Impending healthcare reform and a stagnant economy are impacting employees’ views of benefits and retirement.
By Jeff Miller
A weakened but wiser workforce faces the future these days, after a tough period of recession and backsliding retirement funds. As the economy gathers speed, it’s obvious that there’s still a long way to go. However, workers are still committed to saving money despite shaky confidence in the market and the adequacy of their retirement funds.
We know this—as we do each year—because we’ve measured employee attitudes toward employer-sponsored retirement, health, and benefits programs through our Mercer Workplace Survey™, a national cross-section of active 401(k) participants. This year we conducted online interviews with 1,656 participants, and found a mixed bag of results, although there is reason to be encouraged, thanks to the robust technologies, high standard of service, and strong communication strategies that employers rely on from the benefits outsourcing community.
The plan participants we surveyed are also at least more optimistic about the future of the United States economy compared to 2011. Nearly three-quarters (73 percent) indicated they expect either “weak” or “robust” economic growth in the next 12 months, while the number anticipating a recession has declined sharply, from 40 percent in 2011 to 27 percent in 2012.
And yet, despite this improved outlook for the current economy, plan participants are not as confident when it comes to their personal circumstances. More than one-third (36 percent) of participants are still concerned about losing their jobs and a record 44 percent have considered delaying retirement. And in terms of retirement planning, only 53 percent of Mercer’s survey respondents believe they will be ready to retire financially.
Historically, economic trends are an indicator of personal confidence. However, over the past two years we have seen something of a divergence of trends. In 2011, participants had a very negative economic outlook but felt more confident in their own ability to save for a successful retirement. In 2012, while participants felt the economy was starting to improve, they didn’t see the immediate impact this improvement would have on their own financial outlook for retirement. Such trends shift and can’t always be explained.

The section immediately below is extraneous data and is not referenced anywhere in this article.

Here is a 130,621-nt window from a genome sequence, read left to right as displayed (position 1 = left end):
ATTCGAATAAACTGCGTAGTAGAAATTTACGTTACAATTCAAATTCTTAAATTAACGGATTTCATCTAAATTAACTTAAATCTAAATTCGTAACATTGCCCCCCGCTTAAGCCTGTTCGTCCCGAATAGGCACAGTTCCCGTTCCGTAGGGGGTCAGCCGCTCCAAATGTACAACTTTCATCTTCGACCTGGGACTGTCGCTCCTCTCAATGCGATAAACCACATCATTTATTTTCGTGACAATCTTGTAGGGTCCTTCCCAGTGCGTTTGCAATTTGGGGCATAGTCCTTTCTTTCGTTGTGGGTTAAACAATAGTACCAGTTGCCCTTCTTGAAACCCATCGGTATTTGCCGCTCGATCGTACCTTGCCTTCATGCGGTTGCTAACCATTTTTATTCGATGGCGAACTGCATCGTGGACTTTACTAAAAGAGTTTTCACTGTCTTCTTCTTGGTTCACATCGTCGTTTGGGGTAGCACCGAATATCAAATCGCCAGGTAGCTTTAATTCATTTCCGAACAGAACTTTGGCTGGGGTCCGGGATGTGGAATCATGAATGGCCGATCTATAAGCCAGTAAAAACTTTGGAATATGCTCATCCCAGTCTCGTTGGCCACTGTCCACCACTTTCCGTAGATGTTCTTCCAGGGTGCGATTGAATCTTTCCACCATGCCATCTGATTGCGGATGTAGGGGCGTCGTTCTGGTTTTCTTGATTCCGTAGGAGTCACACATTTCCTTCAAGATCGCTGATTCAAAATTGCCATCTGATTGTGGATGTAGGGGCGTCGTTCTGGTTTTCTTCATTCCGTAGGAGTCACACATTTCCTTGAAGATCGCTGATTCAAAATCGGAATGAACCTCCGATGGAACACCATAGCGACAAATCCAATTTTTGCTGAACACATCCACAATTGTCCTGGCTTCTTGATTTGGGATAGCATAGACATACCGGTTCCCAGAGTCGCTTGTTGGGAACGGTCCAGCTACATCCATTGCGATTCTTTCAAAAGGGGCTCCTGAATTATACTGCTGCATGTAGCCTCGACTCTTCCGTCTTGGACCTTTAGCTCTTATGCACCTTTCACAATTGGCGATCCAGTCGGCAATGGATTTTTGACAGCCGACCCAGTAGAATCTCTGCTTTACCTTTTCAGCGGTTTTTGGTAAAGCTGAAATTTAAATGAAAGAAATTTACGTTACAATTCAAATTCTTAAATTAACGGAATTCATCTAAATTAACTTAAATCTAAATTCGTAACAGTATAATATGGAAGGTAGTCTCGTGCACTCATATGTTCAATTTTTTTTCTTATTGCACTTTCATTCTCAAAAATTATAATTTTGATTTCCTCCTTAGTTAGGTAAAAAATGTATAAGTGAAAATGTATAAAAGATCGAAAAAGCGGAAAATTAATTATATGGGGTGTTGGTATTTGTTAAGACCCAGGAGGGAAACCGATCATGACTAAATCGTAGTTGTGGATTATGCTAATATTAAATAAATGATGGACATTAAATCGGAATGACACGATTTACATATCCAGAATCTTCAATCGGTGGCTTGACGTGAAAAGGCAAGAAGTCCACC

A more optimistic finding of the survey is that only 10 percent of participants report that paying down credit card debt is their biggest financial worry, the lowest level in this category since 2004— and down from 15 percent in 2011. Participants also indicated they are committed to saving more in their 401(k) plans. Anticipated contributions have risen to an average of $7,995, up 7 percent from 2011.
Those are hopeful figures because they reveal a workforce that has taken greater control of its finances, and has gotten the message that the need to save for retirement is vital and calls for discipline and increased savings levels. There’s no overstating the role played by employers and their benefits outsourcing providers in communicating that message strongly, providing the means and motivation for greater savings. Moving through 2013 and beyond, it’s important that we continue to help employees build for their futures.
If anything, these figures underscore the need for employers and their benefits outsourcing partners to emphasize the importance of benefits as part of employees’ total rewards packages. That’s because the 2012 survey shows that while benefits overall remain an important aspect of employee engagement (90 percent agree that getting health benefits is as important as getting a salary), there is some year-over-year deterioration in the perceived value of these benefits. For example, in 2010, 72 percent of surveyed employees agreed that their benefits make them feel appreciated by their company; in 2011, 75 percent of them felt that way; but in 2012, the percentage fell to 68 percent, which is where it stood as far back as 2006. With so much recent focus on the complexities of healthcare reform, regulatory changes, and fee disclosures, it’s not surprising that employees find their benefits to be a little, if not a lot, more complicated—and thus feel a little less positive about them than before.
As the outsourcing industry makes it easier for employers and employees understand the value of benefits programs, and as employees embrace the practical reality of facing the future, it’s clear from our Mercer Workplace Survey that they have fewer illusions about the challenges they face. But they’re sticking with the program—and it’s our job to help them do exactly that.
Jeff Miller is the president and group executive of Mercer’s outsourcing business, located in Norwood, Mass.